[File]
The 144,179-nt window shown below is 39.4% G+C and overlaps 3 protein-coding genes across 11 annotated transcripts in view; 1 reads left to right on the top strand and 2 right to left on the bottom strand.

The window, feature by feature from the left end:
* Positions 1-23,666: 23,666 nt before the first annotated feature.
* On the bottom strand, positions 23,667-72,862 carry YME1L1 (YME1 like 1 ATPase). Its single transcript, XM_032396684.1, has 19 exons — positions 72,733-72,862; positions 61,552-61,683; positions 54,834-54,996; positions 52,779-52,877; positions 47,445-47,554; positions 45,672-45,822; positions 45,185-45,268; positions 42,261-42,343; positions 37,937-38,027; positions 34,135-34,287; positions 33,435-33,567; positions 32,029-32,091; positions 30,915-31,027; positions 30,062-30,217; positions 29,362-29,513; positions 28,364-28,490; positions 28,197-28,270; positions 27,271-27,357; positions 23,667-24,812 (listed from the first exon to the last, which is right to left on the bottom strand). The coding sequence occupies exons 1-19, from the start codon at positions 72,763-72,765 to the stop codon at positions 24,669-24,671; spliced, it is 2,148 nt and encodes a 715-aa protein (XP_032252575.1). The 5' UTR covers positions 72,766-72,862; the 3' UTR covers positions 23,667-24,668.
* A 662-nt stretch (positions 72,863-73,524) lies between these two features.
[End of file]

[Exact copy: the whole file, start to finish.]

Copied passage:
The 144,179-nt window shown below is 39.4% G+C and overlaps 3 protein-coding genes across 11 annotated transcripts in view; 1 reads left to right on the top strand and 2 right to left on the bottom strand.

The window, feature by feature from the left end:
* Positions 1-23,666: 23,666 nt before the first annotated feature.
* On the bottom strand, positions 23,667-72,862 carry YME1L1 (YME1 like 1 ATPase). Its single transcript, XM_032396684.1, has 19 exons — positions 72,733-72,862; positions 61,552-61,683; positions 54,834-54,996; positions 52,779-52,877; positions 47,445-47,554; positions 45,672-45,822; positions 45,185-45,268; positions 42,261-42,343; positions 37,937-38,027; positions 34,135-34,287; positions 33,435-33,567; positions 32,029-32,091; positions 30,915-31,027; positions 30,062-30,217; positions 29,362-29,513; positions 28,364-28,490; positions 28,197-28,270; positions 27,271-27,357; positions 23,667-24,812 (listed from the first exon to the last, which is right to left on the bottom strand). The coding sequence occupies exons 1-19, from the start codon at positions 72,763-72,765 to the stop codon at positions 24,669-24,671; spliced, it is 2,148 nt and encodes a 715-aa protein (XP_032252575.1). The 5' UTR covers positions 72,766-72,862; the 3' UTR covers positions 23,667-24,668.
* A 662-nt stretch (positions 72,863-73,524) lies between these two features.